Trees in Gardens
by Rowan Adams

Why have trees in your garden?
Trees are the biggest and longest-lived creatures on Earth. They can give a garden its framework, and give more beauty for less human effort than any other plants - all they usually need back from us is some appreciation. Gardening with trees is more sustainable than having large areas of short grass and annuals.

Living with trees in your garden
Keep your eyes open! The best tools for looking after your trees are your eyes. Watch your trees and see how they change. If they begin to look unhealthy or unsound, call in professional advice.

Are trees dangerous? Nobody can guarantee that a tree is completely safe, but most trees will be sound and healthy enough most of the time. A tree may be big, or tall, or have long heavy branches, but still be safe - trees adapt by growing strong enough to take the forces on them. Many trees hollow out over time quite naturally, and may even be safer hollow than solid.

Trees absorb wind energy by swaying - if they didn’t sway they’d snap! Call in a tree consultant only if a tree moves right down to the ground, or if the ground moves. Ivy can increase the windload, but it gives shelter and food for insects and birds. Only cut it back if your garden is especially exposed or if it is growing over leaves.

Free compost! All trees drop dead leaves. Some trees naturally shed bark, and most trees will shed twigs and small branches as part of their natural pruning, when other branches shade them out. You can turn all of these into leafmould and compost. If big branches fall, there may be something wrong - get professional advice.

Tree work is not like most other gardening work, and is not for the amateur.Dangerous gardeners Ordinary gardening can damage your trees, especially the roots, through mechanical damage, compaction, or heat:

• Don’t change the ground level around trees - don’t remove or add soil below trees.
• Don’t cover the soil around roots with anything heavy which could suffocate them.
• Don’t cover the soil around roots with hard impervious surfaces which will stop air and water getting through -this includes concrete, plastic pond liners and slabs.
• Don’t mow or strim close to trees - plant ground cover and/or mulch instead.
• Don’t put your compost heap below trees - heat and compaction can kill roots.
• Don’t light bonfires under or near trees - the heat can kill roots, bark, cambium, leaves and buds.

Trees and houses If you are trying to move house, your surveyor may be concerned about trees nearby - get a report from a tree consultant.

Under control? Trees grow! A tree will regrow after it is pruned. You can keep it to a certain size only by spending money as long as it lives to have it pruned regularly. It is better to learn to live with the tree at its natural size, or to consider replacing it with a tree which will naturally grow to a smaller size.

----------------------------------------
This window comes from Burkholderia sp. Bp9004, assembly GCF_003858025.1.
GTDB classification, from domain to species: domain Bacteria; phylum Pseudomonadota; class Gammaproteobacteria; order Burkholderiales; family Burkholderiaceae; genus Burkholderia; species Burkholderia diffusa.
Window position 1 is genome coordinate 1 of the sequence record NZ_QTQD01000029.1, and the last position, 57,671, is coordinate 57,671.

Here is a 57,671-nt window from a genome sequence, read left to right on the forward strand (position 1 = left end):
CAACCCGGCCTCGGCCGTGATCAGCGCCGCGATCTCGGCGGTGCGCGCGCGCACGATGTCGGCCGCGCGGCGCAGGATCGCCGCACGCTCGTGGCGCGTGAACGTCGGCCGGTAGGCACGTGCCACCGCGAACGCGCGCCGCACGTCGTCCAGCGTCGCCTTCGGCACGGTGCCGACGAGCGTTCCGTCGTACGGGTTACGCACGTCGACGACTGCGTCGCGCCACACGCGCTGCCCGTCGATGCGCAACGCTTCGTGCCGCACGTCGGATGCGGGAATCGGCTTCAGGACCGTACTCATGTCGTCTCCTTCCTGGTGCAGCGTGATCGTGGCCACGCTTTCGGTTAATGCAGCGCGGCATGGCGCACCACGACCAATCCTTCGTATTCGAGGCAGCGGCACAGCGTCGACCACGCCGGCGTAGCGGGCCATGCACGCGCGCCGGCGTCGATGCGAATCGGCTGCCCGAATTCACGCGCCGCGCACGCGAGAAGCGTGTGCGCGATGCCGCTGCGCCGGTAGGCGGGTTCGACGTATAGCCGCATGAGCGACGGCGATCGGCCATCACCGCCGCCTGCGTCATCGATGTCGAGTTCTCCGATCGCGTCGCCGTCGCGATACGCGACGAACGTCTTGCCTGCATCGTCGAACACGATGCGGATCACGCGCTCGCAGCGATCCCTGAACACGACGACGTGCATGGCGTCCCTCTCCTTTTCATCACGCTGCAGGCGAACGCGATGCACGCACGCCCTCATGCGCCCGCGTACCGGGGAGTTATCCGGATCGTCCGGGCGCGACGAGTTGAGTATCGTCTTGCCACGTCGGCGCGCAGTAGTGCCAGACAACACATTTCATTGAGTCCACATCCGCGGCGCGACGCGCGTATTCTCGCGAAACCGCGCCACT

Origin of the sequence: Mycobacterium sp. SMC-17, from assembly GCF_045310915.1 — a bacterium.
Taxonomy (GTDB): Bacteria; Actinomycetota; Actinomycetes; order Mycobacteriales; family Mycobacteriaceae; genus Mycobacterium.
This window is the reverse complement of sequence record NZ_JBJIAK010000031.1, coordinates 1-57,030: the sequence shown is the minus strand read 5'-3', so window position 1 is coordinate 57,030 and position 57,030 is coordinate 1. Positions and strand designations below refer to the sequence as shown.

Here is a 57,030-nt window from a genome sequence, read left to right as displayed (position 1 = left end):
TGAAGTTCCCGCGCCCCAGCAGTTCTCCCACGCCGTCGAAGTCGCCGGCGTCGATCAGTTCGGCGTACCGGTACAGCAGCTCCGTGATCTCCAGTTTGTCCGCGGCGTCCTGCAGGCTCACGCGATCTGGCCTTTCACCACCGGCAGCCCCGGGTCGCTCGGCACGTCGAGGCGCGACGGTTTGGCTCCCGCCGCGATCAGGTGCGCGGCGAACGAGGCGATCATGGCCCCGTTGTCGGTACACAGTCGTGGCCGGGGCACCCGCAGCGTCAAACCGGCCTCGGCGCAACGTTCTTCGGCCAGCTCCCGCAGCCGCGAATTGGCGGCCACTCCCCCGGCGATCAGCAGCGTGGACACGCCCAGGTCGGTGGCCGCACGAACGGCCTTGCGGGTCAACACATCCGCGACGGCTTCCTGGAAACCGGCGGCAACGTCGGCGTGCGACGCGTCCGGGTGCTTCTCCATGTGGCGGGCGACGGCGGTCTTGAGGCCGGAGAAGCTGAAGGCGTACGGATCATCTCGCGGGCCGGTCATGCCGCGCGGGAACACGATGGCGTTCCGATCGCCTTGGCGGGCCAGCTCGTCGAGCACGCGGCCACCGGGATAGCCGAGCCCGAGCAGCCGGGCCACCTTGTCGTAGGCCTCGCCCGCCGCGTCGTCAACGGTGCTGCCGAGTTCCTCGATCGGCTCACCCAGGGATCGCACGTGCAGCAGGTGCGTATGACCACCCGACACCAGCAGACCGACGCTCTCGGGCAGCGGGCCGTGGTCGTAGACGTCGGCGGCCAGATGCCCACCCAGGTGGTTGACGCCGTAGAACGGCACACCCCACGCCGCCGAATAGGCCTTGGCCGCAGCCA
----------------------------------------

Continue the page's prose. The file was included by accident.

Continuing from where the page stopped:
Tree inspections Many people assume that tree branches and twigs are like hair that needs a regular trim, but leaves are more like the trees’ guts and lungs - we don’t need to have our vital organs pruned, and neither do trees! Unlike us, trees can recover from having bits cut out, but pruning does open up wounds, and these may decay.

Tree surgery is usually only needed because people are competing with each other and with the trees for space. The smaller the risk that the tree or bits from the tree could fall on somebody else, the smaller the need for tree surgery. If any of your trees overhang public land, or somebody else’s private property, you should have your trees regularly inspected by a tree consultant who has professional indemnity insurance.

Tree Surgery and Tree Contractors
Tree work should be taken seriously, for the sake of people’s safety, and for the tree’s beauty and health. Tree work is not like most other gardening work, and is not for the amateur. Don’t do any work yourself - if you can’t reach a branch from the ground, employ a professional tree surgeonPages marked with this symbol are exclusively written for Naturenet.

Some common reasons for tree surgery:

Dead trees.
• Elm tree killed by elm disease - remove as soon as possible to slow down disease spread; don’t move timber with bark attached.
• Other trees - remove whole tree or large branches over public land.

Risk of direct damage.
• Overhanging buildings: remove tree or reduce crown.
• Overhanging footways: raise crown to 8' (2.4m).
• Overhanging roads: raise crown to 13' - 18' (4 - 5.5 m).
• Walls: if closer than 2 m may need to remove tree.
• Overhead electricity lines: contact Southern Electricity.
• Overhead telephone wires: prune back to suitable growing points to give 3 m clearance.

Indirect damage (subsidence).
• Ask a tree consultant and building surveyor / structural engineer for advice.

Trees damaged.
• By wind, salt spray, disease, frost, or bad pruning; may be sensible to cut out damaged branches back to suitable growing points. Only if safe leave deadwood on the tree to provide habitat for insects and birds.

Competition between trees.
• Remove weaker trees, or sometimes can prune to keep both.

Increasing fruit production.
• This is a specialised skill - ask somebody experienced

Letting in more light, or opening up views.
• Raise, thin or reduce crowns; or remove trees and maybe replace with different species

Main types of tree surgery
Crown lifting/crown raising: the removal of the lowest branches, side branches, or parts of branches. The process is usually defined by the height of the lowest branches after surgery, for example "raise crown to 3 m above ground level". This lets more light and wind under the tree, and gives more room for people to walk underneath.